It’s our view and I think that of the vast majority of people, that again TB is a neglected disease. It affects the poorest of the poor. These mostly aren’t people who can afford to pay for drugs, and therefore in many cases donor agencies pay for the drugs. The pharmaceutical companies have not typically been involved in TB drug discovery and development. They are basically doing it out of corporate social responsibility and altruistic purposes. Recognizing these companies is a good thing to do and I think it brings the appropriate recognition to these companies that they are willing to work for the common good.
Is there a particular combination regimen that you all hope to put out that was the impetus for this alliance? Or is it just to facilitate research into the potential of combination regimens in general?
We’ve approached this from a very agnostic, empirical point of view. We took all of the drugs from these companies and a few years ago we started a pre-clinical evaluation. Looking at these 12 or so drugs, both old and new, what are the best regimens? Which work best? Which cure the fastest? We just let the data speak for itself. We didn’t go into it with any pre-conceived notions – we just set up the trials with the partners, ran those experiments, and those that came out the best came out the best, and those are the ones that we moved into human testing.
We hear that the first novel regimen is in the works and is progressing well – can you talk at all about that and the impact this might have on the pandemic?
The first regimen – and it speaks to the fact that we’re doing this in an unbiased way – is a three-drug regimen. One drug is totally new, one is an antibiotic that has been around for a while but has never been approved for treatment of TB, and the other is a drug used for TB treatment for decades but still contributes a lot. We call it PaMZ – PA 824 (the totally new drug), moxifloxacin (the existing antibiotic not approved for TB), and the third is pyrazinamide (the existing TB drug).
This novel three-drug combo happens to treat both drug-sensitive TB and many forms of multidrug-resistant TB (MDR-TB). It also can be given with antiretroviral therapy (ART) so patients with TB/HIV co-infection can be treated simultaneously, and it projects to diminish treatment time significantly. The regimen can be given orally once a day, which is a great improvement overtreatment seen with drug-resistant TB, which almost universally includes injectibles that are very difficult to deliver in resource-poor settings.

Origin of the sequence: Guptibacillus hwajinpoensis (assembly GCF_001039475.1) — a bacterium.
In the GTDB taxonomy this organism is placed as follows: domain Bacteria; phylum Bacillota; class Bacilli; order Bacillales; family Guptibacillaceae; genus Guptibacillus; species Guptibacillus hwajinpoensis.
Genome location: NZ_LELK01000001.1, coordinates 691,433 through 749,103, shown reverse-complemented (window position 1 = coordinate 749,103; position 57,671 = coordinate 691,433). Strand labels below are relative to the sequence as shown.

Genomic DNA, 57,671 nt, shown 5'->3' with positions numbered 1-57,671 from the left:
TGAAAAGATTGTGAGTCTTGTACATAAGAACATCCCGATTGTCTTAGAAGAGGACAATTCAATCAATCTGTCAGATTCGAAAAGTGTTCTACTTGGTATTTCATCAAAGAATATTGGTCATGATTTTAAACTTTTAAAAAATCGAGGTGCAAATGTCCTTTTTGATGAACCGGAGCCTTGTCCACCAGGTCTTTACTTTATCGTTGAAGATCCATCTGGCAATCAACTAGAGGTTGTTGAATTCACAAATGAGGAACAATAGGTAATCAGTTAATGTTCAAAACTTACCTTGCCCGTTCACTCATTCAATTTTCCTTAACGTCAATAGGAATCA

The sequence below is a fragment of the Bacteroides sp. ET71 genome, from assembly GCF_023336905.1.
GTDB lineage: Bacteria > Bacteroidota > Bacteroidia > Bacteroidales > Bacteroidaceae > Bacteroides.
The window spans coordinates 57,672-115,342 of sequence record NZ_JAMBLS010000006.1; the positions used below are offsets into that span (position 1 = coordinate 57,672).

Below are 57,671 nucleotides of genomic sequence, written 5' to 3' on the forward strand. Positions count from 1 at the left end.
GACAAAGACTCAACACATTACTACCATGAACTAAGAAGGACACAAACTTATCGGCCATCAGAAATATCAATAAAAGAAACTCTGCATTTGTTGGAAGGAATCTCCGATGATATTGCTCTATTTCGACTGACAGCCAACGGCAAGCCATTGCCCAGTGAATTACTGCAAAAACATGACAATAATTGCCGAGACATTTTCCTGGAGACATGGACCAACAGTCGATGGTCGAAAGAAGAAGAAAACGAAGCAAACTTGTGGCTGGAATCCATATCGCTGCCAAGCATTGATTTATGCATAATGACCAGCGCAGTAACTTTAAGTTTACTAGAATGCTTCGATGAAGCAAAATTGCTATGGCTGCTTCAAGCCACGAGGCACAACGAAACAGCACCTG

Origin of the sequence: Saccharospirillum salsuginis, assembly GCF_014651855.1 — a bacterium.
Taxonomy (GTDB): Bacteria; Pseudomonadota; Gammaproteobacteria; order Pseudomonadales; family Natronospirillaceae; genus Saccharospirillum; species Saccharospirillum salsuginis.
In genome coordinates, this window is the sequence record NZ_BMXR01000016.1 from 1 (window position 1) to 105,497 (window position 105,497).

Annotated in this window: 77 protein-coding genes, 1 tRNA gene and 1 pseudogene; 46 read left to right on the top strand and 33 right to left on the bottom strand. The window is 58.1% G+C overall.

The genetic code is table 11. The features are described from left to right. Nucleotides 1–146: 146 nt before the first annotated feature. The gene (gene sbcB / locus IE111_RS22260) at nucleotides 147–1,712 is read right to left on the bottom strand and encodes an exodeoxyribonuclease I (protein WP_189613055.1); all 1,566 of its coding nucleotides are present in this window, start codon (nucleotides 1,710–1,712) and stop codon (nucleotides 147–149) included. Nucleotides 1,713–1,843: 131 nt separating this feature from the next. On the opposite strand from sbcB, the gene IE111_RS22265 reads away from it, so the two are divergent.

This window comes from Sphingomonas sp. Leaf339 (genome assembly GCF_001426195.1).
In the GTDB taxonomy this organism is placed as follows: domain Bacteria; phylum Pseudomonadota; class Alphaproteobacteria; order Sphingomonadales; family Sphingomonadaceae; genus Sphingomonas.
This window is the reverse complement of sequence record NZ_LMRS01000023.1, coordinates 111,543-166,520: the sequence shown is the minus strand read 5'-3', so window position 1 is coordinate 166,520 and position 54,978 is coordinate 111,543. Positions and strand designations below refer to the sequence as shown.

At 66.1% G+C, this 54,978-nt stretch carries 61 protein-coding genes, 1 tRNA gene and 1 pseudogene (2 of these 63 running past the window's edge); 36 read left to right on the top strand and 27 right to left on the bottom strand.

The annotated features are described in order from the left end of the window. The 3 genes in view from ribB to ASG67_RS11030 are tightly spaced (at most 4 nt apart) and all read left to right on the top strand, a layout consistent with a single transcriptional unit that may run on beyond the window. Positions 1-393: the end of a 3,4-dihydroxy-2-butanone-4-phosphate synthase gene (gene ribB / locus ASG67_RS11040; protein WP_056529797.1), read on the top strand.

Another substantial benefit of this regimen in comparison to existing MDR-TB treatment is that PaMZ projects to be much less expensive. The cost and complexity of current MDR-TB treatment limit its availability to those who need it.
PaMZ is now moving into late-stage Phase II work where patients will be treated for eight weeks and if that looks good we’ll move it into the last stage of testing.
How quickly could you see this regimen being made available to the masses?
It is dependent on our ability to gather resources to do testing – it really gets much more expensive as the trials progress, especially the phase III trial, which can easily cost upward of $50 million. If we had all the resources available something like five years would not be out of the realm of possibility.
But this is an ongoing process. We now have regimens in the lab in mice that look even better than PaMZ, but we’re not going to wait around until we find the perfect treatment. However, once we have significant improvement then we’ll move the next generation forward.
What is the FDA’s role in this – how are they helping to expedite the development timeline?
The FDA has been fantastic in terms of being so open-minded about understanding the need that’s out there for these drugs – protecting the safety of the population but also supporting innovation in that context.
We just had a CPTR meeting of more than 100 members and Dr. Janet Woodcock, director of the FDA’s Center for Drug Evaluation and Research, gave the keynote address. The FDA really has taken this on with the due deliberativeness and seriousness that the development of new TB drugs deserves.
The FDA works to shorten the drug review time as much as humanly possible. They work for expedited drug approval, and have said if you have something that is really an advance for a life-threatening disorder, you can get expedited approval even before phase III trials. They also are collaborative in the design of studies, which also helps expedite the registration process. I would also add that, as Dr. Woodcock outlines in an article in The New England Journal of Medicine, that this innovative drug development and approval process has become not just an issue in TB but in cancer and a variety of other diseases where you need combinations of drugs to effectively treat — some of which involve new drugs. This is a whole area now that does not only concern TB but other diseases that play a role in the health of the U.S. population.
The way that a lot of this research is being done isn’t necessarily through traditional means – the FDA has been very welcoming to these outside-of-the-box approaches and working with the partners to figure out innovative and faster ways to do things. It’s interesting that a field like TB that has been neglected for decades now can be so innovative in expediting new drug development and blazing trails in the development of drug combinations.